Entry deadline for the competition is on the 24th May 2019.The competition is free to enter, so check out the criteria here and feel free to share. If you are interested in learning more sign up to the DatSci mailing list.

Check out the 2019 Categories

  • Data Scientist of the Year
  • Data Science Technology Innovation of the Year
  • Best Application of AI of the Year
  • Best use of Data Science/AI for Customer Experience
  • Best use of Data Science/AI for Health & Wellbeing
  • Best use of Data Science/AI for Industry 4.0
  • Best use of Data Science in SME/Start Up
  • Best use of Data to Achieve Social Impact
  • Best technical advance in the field of Data Science/AI from a research organisation either in academia or industry
  • Data Science Student of the Year

Important dates for this year’s Awards: 

  • March 2019 – 24th May 2019: Entry window open
  • June 2019: Judging & Finalists selected
  • July 2019 – Finalists announced
  • w/c 22nd July 2019: Finalists presentations
  • 5th September 2019: Awards Day & Winners announced

Business Analytics MSc Scholarship Available: 
A central initiative of the European DatSci & AI Awards is paying it forward to the next generation of Data Science Talent, each year proceeds of ticket sales fund a Scholarship for full-time fees for a Level 9 MSc Business Analytics Student at UCD Smurfit School, Dublin. Check out details here. 

Good luck!

10 Awards to compete in The European DatSci _ AI Awards 2019

The Strategist: Why Business Canvases aren’t enough if you don’t consider value creation

The Strategist: Be the Leader Your Business NeedsThe Strategist: Be the Leader Your Business Needs by Cynthia Montgomery

My rating: 5 of 5 stars

The value of this book lay in its ability to distill important, insightful points in a digestible format.

In The Strategist: Be the Leader Your Business Needs, Montgomery helps you to think about applying and understanding the market forces in your industry. Montgomery also discusses the importance of creating value and defining purpose with her Strategy Wheel. Here is an example Strategy Wheel:

 

image_thumb3

The heart of all this is the purpose; why does your company exist? The book is about taking ownership of the process, and ensuring that your system of value creation is critically linked to your purpose. If organizations want to be more effective, efficient, and have more impactful, then the strategist needs to line things up in that direction. If it isn’t working in favour of your purpose and value, then cut it. The book is about identifying that strategy is about having a compelling purpose for why the organization exists, and ensuring that your organization is squared up to meet it, and push it forward.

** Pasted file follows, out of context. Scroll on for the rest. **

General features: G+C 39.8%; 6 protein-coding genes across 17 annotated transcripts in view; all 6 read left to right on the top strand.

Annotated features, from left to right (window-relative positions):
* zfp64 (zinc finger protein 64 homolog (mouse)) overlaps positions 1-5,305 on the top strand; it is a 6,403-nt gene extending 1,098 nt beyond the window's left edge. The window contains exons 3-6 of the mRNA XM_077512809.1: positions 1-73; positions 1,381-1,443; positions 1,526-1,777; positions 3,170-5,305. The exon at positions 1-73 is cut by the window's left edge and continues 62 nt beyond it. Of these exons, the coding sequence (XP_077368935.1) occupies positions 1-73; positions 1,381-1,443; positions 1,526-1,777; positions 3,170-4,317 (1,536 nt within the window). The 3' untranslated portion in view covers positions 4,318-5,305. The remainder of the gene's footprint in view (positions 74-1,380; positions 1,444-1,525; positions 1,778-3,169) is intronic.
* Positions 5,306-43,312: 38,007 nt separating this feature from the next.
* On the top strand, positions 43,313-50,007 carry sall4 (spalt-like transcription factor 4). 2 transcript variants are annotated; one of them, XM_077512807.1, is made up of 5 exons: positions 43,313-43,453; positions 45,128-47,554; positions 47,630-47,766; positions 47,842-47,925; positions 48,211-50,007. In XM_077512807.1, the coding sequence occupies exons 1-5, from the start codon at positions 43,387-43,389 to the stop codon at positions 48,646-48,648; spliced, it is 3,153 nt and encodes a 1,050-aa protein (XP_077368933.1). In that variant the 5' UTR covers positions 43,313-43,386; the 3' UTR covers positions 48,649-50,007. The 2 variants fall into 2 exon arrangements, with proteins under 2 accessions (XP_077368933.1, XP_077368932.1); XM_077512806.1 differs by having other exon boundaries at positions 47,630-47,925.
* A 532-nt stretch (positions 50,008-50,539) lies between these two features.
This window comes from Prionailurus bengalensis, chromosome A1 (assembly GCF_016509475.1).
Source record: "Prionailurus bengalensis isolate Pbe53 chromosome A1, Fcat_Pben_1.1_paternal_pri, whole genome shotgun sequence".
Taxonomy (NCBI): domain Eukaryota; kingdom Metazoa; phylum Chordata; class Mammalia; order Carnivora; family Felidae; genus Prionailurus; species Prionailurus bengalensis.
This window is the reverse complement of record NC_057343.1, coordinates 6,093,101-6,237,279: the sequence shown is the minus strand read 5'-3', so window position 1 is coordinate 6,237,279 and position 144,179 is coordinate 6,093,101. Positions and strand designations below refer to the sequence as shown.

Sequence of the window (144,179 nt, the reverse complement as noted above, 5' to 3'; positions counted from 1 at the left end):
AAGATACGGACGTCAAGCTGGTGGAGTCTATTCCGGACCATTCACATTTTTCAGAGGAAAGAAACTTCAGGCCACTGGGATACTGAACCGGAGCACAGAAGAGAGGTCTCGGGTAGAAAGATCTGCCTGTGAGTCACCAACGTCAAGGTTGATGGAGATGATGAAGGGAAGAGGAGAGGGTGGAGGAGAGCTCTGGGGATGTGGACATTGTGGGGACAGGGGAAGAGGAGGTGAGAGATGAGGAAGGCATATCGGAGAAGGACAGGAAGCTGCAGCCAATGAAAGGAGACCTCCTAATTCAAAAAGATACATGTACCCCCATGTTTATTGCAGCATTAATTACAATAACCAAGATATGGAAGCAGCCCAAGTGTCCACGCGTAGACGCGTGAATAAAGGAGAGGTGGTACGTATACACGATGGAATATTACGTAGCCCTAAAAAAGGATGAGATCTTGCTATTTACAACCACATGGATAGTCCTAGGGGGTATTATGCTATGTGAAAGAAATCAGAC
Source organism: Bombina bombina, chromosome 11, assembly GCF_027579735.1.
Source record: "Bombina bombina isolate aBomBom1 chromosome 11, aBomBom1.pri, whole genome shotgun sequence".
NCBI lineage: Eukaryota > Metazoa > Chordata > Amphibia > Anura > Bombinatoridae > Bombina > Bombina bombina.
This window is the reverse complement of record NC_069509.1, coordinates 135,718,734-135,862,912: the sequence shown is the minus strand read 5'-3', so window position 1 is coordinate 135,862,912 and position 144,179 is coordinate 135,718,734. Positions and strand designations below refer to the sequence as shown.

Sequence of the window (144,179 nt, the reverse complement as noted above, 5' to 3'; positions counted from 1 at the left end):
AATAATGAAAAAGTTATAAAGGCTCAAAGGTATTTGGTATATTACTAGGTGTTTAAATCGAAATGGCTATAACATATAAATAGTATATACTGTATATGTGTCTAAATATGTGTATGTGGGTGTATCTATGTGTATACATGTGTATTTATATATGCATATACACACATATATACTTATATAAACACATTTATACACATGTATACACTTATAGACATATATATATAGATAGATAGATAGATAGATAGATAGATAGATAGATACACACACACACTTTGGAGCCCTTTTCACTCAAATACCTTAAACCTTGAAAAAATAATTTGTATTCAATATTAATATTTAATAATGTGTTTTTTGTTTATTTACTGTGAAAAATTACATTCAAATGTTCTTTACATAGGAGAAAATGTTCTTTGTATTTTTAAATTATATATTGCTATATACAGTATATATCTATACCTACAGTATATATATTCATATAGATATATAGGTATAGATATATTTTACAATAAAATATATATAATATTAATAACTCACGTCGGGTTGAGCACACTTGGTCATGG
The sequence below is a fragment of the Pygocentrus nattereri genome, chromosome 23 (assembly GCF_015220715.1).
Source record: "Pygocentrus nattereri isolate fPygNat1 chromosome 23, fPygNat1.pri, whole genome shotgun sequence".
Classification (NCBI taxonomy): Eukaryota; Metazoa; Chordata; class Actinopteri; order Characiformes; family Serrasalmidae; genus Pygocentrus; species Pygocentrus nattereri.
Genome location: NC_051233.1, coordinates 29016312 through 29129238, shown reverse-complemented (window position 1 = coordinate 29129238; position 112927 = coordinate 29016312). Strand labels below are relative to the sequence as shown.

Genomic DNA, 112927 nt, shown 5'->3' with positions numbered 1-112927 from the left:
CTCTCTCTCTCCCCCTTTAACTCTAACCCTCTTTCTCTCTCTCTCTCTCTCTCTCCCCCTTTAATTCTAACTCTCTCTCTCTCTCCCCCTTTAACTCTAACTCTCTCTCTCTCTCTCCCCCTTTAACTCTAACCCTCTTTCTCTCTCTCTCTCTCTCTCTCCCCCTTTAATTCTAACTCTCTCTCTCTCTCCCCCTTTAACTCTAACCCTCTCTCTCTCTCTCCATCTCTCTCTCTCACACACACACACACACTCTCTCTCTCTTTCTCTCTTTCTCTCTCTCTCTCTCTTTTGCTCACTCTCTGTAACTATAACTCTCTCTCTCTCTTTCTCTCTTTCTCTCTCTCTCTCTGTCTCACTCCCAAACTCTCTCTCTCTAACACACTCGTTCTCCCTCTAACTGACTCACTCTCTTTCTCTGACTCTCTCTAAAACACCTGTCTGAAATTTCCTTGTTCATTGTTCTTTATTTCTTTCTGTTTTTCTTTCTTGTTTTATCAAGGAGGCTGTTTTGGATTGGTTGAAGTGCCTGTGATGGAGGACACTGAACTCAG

From time to time, I see people not owning their behaviour. I also see them not owning their industry and understanding everything about it. The book had good case studies, where you could see people straying outside their red lines. Case Studies are all very well since we can look at them with cold objectivity. With our own business, it becomes less clear and it starts to engage our lizard brain, which is harder to master.

I re-read the Strategy Wheel chapter a few times. The danger with canvasses such as the Business Canvas (or rebadged attempts at it) is that people really don’t always ask themselves about value creation. It is supposed to be a core component of the Business Canvas model but I don’t always see it applied. Perhaps because it is the hardest part? It is easy to tick boxes in a dilettante fashion, and not think more deeply from there. Thinking about strategy and value is hard, and Montgomery argues that you have to move deeper than ticking boxes, and I think that she is right. I prefer the Strategy Wheel since it means you have to focus on your purpose, and I will be using a version for it for my AI for the Executives Masterclass in London in May. Register Here

The book is heavily Porterian, which is not surprising since Montgomery is also at Harvard. It means that people without a business knowledge backgound could understand the impacts in a Porterian fashion, but not necessarily know his theory. I think that makes it applicable and relevant to a wider audience, and that’s a good thing.

The Strategist: Be the Leader Your Business NeedsThe Strategist: Be the Leader Your Business Needs

View all my reviews

Empathy and Emotional Intelligence: Your ‘must have’ tools for #Leadership and what we learn from #Theranos